On the heels of the worst quarter for public equities since 2011, the first quarter of 2019 has sent the bears back into hibernation as the spring thaw caps off a double-digit rebound from Q4’s painful sell-off. The last time global equities delivered a first quarter return above 10% was in 2012, which precipitated a mid-single-digit second quarter decline followed by two consecutive positive quarters – ultimately finishing up with just under a 16% return for the calendar year. Though we’re pleased to participate in this year’s equity market bounce, caution is the watchword, as much of the run-up has been driven by mutliple expansion rather than earnings growth. At the time of writing, the S&P 500 Index is roughly 1% shy of it’s all-time high reached on September 20th of 2018. So, although investors may be riding high on 2019’s bullish surge, we’re pretty much back to where we started approximately six months ago. Only now, the Fed funds rate is 25bps higher, 2019 corporate earning expectations are 5% lower, and weakening global growth forecasts have begun to surface.

So, what gives? How should investors position for the future against a backdrop of emerging risk factors? Those that know us well will not be surprised to hear the all-familiar refrain of downside protection above all, alongside a wholehearted embrace of the “defense wins championships” philosophy that forms the foundation of Our Family Office’s investment program. Rather than attempt to predict or time short-term market direction, our focus is fixed on constructing globally diversified portfolios comprised of unique & resilient investment strategies with a proven ability to withstand both macroeconomic and market-driven headwinds. Governed by a thoughtfully formulated strategic asset allocation blueprint, our investment platform is designed to provide access to creative and flexible solutions across a wide range market verticals.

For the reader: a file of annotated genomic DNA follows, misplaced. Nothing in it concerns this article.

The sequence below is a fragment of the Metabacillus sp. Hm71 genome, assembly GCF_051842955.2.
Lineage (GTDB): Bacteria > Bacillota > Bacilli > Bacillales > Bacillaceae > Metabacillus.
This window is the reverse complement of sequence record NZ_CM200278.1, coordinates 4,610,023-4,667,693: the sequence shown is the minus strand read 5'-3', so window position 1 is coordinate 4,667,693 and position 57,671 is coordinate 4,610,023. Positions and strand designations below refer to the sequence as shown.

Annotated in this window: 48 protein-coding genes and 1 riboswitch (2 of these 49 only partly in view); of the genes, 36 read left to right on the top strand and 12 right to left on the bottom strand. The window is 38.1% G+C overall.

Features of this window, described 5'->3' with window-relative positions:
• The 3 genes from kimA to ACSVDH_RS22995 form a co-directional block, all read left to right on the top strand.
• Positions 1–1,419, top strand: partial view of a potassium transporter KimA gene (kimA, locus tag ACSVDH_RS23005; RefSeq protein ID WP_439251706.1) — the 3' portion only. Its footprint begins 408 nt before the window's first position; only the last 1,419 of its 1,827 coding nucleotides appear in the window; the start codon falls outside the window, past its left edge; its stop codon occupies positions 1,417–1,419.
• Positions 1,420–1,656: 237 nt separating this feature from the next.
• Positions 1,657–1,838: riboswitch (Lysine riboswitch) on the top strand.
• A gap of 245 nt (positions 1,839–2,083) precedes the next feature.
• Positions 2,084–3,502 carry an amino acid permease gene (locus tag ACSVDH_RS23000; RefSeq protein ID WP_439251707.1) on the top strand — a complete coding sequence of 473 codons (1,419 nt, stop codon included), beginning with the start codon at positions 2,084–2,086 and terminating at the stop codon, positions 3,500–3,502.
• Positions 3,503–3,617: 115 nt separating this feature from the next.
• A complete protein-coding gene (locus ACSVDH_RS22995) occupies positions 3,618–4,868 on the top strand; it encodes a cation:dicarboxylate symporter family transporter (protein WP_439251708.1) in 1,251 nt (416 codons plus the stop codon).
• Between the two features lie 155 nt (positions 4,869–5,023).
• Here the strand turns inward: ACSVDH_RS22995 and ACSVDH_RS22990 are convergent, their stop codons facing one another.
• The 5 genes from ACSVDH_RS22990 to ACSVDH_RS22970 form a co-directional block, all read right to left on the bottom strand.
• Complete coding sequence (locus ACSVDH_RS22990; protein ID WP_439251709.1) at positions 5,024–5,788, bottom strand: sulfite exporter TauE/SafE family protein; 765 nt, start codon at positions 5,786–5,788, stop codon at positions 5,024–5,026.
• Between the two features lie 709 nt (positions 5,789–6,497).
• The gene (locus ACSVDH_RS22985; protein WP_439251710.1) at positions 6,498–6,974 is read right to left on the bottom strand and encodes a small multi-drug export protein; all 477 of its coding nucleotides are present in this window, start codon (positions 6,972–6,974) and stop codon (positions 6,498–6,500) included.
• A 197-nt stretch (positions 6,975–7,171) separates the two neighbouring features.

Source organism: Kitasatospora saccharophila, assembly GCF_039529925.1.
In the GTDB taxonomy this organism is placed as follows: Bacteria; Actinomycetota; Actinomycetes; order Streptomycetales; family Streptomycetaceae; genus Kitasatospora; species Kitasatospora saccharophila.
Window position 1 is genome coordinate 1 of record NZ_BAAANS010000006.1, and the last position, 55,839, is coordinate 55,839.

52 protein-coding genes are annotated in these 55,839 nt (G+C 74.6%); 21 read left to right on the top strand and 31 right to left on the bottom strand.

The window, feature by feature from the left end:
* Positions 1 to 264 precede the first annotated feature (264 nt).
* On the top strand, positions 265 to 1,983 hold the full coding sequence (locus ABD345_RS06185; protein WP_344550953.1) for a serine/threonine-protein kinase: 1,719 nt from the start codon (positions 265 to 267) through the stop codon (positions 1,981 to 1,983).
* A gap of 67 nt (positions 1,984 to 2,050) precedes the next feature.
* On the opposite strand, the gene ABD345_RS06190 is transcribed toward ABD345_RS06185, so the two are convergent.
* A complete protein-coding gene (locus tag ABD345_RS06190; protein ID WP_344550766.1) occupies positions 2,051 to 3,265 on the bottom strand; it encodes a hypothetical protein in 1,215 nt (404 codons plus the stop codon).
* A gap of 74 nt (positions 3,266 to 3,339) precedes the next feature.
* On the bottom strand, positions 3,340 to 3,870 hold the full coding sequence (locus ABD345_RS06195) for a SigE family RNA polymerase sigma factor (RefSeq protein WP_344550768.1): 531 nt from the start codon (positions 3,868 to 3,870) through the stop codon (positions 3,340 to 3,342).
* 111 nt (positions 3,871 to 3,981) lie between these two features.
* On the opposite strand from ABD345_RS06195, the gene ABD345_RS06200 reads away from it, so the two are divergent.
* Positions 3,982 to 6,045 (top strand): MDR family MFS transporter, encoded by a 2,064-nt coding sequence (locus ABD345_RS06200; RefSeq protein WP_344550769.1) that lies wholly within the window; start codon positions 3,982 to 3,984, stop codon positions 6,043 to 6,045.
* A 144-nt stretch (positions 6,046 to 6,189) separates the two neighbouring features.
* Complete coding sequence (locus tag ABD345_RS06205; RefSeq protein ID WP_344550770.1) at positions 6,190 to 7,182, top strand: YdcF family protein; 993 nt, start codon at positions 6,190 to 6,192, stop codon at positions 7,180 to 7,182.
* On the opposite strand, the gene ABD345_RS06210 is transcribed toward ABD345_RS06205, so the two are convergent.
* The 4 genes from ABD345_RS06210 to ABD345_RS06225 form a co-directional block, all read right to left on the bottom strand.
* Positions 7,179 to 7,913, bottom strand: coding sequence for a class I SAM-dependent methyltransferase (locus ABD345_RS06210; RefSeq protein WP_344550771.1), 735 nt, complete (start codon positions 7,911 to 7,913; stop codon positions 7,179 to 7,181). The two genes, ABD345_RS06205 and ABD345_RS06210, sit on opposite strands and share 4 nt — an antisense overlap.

One topic that has commanded significant attention (understandably so) is the active versus passive management debate. Though both sides of the argument present interesting thought-work, we refute the binary divide that seems to want to push for exclusive allegiance to just one side of the fence. Said differently, our investment program is built upon the premise of sourcing the most competitive risk-adjusted returns on a net-of-fee basis across a broad spectrum of public and private markets. In some areas, passively managed strategies offer a higher degree of confidence in obtaining top-quartile long-term performance over their actively managed counterparts. In others, active management is our preferred path. And in private markets, of course, active management is the only option. By combining quantitative analysis of long-term data sets with informed judgment, our pursuit for out-performance aims to focus exclusively on opportunities where the probability of success is skewed in our favor. In other words, we try to identify which battles are the most winnable before sending out the troops.